Silver Peak Systems on Monday used the VMworld exhibition to expand its virtual wide are network (WAN) appliances with a new version it is providing customers free-of-charge, and to increase capacity on its flagship data center-class version.
The expansion of the company's virtual WAN appliance line comes as customers look for new ways to manage their data centers, said Larry Cormier, senior vice president of worldwide marketing for the Santa Clara, Calif.-based vendor.
"We are pushing the virtualized WAN appliance because our customers are pushing us," Cormier said. "Customers are deploying them into virtualized environments and into the cloud."
Silver Peak on Monday expanded its VRX-8 virtual WAN appliance, which primarily targets SAN replication, with the ability to run up to 256,000 simultaneous data flows, Cormier said.
When the VRX-8 was first unveiled in November, it was initially limited to 8,000 simultaneous data flows, he said. "It's because we didn't know how it would fare in virtualized environments," he said. "Since then, we've found that the hardware used for virtualization, including servers, storage, SSDs, hard drives, and memory, are all much more powerful and cheaper than before."
The increased data flows are important as the use of virtual WAN appliances expands beyond their original SAN replication tasks, Cormier said. "In the past, the focus was on data center-to-data center connections," he said. "Now customers are moving more applications between branch offices and central hubs."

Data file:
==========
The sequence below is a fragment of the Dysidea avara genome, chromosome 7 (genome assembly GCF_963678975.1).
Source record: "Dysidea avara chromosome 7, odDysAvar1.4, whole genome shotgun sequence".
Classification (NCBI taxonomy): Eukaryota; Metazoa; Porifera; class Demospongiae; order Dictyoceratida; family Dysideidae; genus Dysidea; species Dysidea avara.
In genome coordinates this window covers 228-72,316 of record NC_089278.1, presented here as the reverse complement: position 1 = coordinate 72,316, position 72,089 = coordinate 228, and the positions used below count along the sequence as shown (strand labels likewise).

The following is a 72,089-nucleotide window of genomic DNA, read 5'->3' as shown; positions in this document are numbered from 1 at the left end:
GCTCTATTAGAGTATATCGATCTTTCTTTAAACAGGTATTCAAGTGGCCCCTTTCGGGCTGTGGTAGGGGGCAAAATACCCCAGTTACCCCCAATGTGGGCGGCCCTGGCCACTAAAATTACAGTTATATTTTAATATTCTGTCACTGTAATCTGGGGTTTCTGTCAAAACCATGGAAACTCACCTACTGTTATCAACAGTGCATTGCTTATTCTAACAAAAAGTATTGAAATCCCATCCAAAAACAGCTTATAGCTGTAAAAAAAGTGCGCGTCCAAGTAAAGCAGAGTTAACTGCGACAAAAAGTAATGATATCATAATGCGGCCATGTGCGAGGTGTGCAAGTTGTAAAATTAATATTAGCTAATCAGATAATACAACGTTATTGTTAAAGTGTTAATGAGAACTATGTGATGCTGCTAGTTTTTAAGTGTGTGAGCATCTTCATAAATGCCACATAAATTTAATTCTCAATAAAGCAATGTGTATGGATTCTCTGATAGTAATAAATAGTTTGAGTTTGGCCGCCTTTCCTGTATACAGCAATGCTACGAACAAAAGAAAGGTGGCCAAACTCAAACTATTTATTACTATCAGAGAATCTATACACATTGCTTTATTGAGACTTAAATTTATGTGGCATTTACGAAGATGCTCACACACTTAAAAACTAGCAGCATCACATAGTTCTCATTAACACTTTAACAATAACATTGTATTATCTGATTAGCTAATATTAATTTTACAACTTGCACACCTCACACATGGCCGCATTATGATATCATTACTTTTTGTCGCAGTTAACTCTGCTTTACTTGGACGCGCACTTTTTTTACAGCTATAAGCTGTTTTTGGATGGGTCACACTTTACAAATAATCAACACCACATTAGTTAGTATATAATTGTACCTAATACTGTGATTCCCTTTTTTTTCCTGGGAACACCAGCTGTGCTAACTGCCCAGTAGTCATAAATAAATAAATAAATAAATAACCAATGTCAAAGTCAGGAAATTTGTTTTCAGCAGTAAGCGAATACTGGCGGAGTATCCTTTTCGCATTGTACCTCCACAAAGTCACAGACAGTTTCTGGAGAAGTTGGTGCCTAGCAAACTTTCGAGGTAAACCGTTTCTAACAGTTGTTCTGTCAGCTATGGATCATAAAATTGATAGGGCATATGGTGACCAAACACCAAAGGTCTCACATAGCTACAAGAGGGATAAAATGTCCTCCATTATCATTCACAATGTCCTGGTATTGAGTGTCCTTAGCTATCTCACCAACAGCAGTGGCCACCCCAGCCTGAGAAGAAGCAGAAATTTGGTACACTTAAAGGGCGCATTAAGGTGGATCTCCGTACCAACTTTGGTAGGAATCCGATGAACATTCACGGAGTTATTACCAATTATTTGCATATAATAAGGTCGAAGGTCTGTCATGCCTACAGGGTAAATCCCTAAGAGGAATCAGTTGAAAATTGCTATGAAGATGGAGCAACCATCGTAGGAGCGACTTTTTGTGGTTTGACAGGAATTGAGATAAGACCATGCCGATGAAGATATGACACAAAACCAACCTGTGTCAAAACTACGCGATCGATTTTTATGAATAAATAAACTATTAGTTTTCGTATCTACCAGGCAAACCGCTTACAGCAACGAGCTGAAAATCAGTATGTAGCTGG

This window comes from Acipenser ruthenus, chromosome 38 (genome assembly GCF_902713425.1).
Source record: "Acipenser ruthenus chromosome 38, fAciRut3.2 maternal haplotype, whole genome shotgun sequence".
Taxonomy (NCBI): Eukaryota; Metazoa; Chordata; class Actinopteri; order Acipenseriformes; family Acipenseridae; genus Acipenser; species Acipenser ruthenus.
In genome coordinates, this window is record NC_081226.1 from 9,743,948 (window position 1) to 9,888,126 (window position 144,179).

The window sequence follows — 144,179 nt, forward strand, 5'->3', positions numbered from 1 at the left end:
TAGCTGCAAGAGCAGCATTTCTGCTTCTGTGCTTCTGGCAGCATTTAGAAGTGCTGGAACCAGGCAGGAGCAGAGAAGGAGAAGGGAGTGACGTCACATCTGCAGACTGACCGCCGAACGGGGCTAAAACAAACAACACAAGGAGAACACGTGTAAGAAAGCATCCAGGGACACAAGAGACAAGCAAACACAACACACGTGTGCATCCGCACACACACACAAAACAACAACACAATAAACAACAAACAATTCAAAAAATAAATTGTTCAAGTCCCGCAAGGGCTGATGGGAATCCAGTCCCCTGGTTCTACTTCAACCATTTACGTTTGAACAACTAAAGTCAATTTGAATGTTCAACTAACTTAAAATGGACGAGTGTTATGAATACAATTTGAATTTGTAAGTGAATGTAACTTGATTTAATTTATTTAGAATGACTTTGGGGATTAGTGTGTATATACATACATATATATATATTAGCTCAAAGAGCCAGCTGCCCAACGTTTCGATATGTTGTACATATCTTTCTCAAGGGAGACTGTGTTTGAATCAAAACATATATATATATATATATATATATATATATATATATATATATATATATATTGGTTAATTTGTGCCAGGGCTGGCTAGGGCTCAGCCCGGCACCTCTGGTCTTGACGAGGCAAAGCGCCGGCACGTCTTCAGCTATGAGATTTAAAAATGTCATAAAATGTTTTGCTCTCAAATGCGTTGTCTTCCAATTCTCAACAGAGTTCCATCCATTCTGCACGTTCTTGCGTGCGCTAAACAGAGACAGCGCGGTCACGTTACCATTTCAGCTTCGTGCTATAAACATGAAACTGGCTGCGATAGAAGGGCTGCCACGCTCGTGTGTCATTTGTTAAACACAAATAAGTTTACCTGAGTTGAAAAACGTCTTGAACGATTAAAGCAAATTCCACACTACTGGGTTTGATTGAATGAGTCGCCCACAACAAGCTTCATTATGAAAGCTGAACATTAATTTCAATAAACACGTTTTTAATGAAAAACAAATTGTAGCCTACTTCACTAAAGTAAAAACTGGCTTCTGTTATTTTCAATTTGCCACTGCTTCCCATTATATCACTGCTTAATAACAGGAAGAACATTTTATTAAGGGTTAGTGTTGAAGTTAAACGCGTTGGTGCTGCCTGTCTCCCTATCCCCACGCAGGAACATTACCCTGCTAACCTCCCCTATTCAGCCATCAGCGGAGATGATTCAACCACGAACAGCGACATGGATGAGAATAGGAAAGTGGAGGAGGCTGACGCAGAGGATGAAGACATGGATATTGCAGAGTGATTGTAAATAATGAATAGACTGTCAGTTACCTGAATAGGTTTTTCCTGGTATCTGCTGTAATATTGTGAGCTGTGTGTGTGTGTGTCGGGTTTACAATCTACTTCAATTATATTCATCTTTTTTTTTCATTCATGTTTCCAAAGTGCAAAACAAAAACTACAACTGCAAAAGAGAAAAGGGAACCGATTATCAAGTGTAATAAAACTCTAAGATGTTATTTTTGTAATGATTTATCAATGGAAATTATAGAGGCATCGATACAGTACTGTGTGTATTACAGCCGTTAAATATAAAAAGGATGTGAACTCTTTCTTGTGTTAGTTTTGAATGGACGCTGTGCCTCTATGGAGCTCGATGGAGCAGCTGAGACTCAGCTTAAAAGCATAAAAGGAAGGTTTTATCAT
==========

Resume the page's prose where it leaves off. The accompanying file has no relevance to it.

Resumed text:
The VRX-8 also now supports the Xen and KVM virtualization hypervisors, which is an expansion of its earlier support for VMware hypervisors, Cormier said. Some of Silver Peak's entry-level WAN optimization appliances also support the Microsoft Hyper-v hypervisor, but it does not have the performance required for the VRX-8, Cormier said.
Also new from Silver Peak on Monday is the VX-Xpress, a free virtual WAN optimization appliance which provides customers with 4-Mbps network performance for a single site-to-site implementation.
Customers can use the VX-Xpress for replication, file sharing, and collaboration, and as a way to test the concept of virtual WAN optimization appliances, Cormier said. However, unlike other WAN optimization appliances, the VX-Xpress is limited to a single site-to-site configuration, and customers are being asked to work with community-based support instead of receiving vendor-provided support, he said.
Silver Peak currently gets about 20 percent of its revenue from virtual WAN optimization appliances, but expects that ratio to rise to 30 percent next year and as high as 50 percent in 18 months, Cormier said.
"The advantage of a software-only appliance is that it runs on any hardware," he said. "Some customers require NEBS (Network Equipment-Building System)-certified hardware, while some require military ruggedized hardware," he said. "We are not going to develop a hardware product like these. And since we have always been a software company, our technology can work with multiple hardware platforms."
Both the enhanced VX-8 and the new VX-Xpress virtual WAN optimized appliances are available. The VX-8 lists for $69,995 to purchase, or $36,000 per year on a subscription basis, which is less than the one-year maintenance contract price for a hardware appliance from the competition, Cormier said.